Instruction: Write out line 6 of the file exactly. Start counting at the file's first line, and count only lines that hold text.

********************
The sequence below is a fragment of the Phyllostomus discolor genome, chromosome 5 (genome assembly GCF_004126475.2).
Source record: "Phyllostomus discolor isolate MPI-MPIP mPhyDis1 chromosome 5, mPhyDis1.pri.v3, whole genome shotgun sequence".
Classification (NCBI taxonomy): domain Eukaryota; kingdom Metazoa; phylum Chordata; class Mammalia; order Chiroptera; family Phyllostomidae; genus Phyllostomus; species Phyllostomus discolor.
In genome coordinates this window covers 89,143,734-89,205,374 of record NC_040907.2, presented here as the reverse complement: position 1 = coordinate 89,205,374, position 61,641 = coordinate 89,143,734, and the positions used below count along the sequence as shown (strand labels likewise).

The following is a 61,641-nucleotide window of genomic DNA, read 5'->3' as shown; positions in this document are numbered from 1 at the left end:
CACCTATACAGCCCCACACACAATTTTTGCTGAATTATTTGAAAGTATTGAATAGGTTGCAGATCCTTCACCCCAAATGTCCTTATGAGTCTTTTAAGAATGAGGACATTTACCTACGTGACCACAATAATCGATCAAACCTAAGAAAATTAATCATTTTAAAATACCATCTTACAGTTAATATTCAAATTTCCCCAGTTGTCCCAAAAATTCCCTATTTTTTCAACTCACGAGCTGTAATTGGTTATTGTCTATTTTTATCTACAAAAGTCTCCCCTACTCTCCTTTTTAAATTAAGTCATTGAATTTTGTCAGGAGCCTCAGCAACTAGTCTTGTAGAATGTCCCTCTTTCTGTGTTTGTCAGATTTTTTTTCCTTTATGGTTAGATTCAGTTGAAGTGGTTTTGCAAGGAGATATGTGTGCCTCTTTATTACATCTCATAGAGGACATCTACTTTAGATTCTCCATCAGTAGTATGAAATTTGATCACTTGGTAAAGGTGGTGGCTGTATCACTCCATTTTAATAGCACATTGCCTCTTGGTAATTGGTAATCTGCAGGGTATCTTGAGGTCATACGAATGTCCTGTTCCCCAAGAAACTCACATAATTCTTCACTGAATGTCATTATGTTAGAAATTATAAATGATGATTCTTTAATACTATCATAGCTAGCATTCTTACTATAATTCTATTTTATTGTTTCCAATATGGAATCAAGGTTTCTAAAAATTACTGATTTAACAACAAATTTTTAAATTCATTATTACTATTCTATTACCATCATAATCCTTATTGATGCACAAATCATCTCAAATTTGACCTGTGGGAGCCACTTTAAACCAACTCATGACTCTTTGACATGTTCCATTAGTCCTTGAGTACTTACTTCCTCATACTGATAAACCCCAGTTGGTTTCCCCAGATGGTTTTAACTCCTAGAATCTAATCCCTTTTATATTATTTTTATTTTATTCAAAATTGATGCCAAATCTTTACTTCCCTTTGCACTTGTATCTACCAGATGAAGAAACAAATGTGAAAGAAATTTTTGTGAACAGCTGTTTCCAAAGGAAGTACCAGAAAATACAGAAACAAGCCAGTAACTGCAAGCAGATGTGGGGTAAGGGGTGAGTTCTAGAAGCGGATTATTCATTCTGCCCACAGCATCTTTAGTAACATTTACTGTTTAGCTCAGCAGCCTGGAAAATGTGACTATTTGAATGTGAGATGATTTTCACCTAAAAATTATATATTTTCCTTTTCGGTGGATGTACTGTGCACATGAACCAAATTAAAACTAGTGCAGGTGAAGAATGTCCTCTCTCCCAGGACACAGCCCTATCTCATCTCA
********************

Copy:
CACCTATACAGCCCCACACACAATTTTTGCTGAATTATTTGAAAGTATTGAATAGGTTGCAGATCCTTCACCCCAAATGTCCTTATGAGTCTTTTAAGAATGAGGACATTTACCTACGTGACCACAATAATCGATCAAACCTAAGAAAATTAATCATTTTAAAATACCATCTTACAGTTAATATTCAAATTTCCCCAGTTGTCCCAAAAATTCCCTATTTTTTCAACTCACGAGCTGTAATTGGTTATTGTCTATTTTTATCTACAAAAGTCTCCCCTACTCTCCTTTTTAAATTAAGTCATTGAATTTTGTCAGGAGCCTCAGCAACTAGTCTTGTAGAATGTCCCTCTTTCTGTGTTTGTCAGATTTTTTTTCCTTTATGGTTAGATTCAGTTGAAGTGGTTTTGCAAGGAGATATGTGTGCCTCTTTATTACATCTCATAGAGGACATCTACTTTAGATTCTCCATCAGTAGTATGAAATTTGATCACTTGGTAAAGGTGGTGGCTGTATCACTCCATTTTAATAGCACATTGCCTCTTGGTAATTGGTAATCTGCAGGGTATCTTGAGGTCATACGAATGTCCTGTTCCCCAAGAAACTCACATAATTCTTCACTGAATGTCATTATGTTAGAAATTATAAATGATGATTCTTTAATACTATCATAGCTAGCATTCTTACTATAATTCTATTTTATTGTTTCCAATATGGAATCAAGGTTTCTAAAAATTACTGATTTAACAACAAATTTTTAAATTCATTATTACTATTCTATTACCATCATAATCCTTATTGATGCACAAATCATCTCAAATTTGACCTGTGGGAGCCACTTTAAACCAACTCATGACTCTTTGACATGTTCCATTAGTCCTTGAGTACTTACTTCCTCATACTGATAAACCCCAGTTGGTTTCCCCAGATGGTTTTAACTCCTAGAATCTAATCCCTTTTATATTATTTTTATTTTATTCAAAATTGATGCCAAATCTTTACTTCCCTTTGCACTTGTATCTACCAGATGAAGAAACAAATGTGAAAGAAATTTTTGTGAACAGCTGTTTCCAAAGGAAGTACCAGAAAATACAGAAACAAGCCAGTAACTGCAAGCAGATGTGGGGTAAGGGGTGAGTTCTAGAAGCGGATTATTCATTCTGCCCACAGCATCTTTAGTAACATTTACTGTTTAGCTCAGCAGCCTGGAAAATGTGACTATTTGAATGTGAGATGATTTTCACCTAAAAATTATATATTTTCCTTTTCGGTGGATGTACTGTGCACATGAACCAAATTAAAACTAGTGCAGGTGAAGAATGTCCTCTCTCCCAGGACACAGCCCTATCTCATCTCA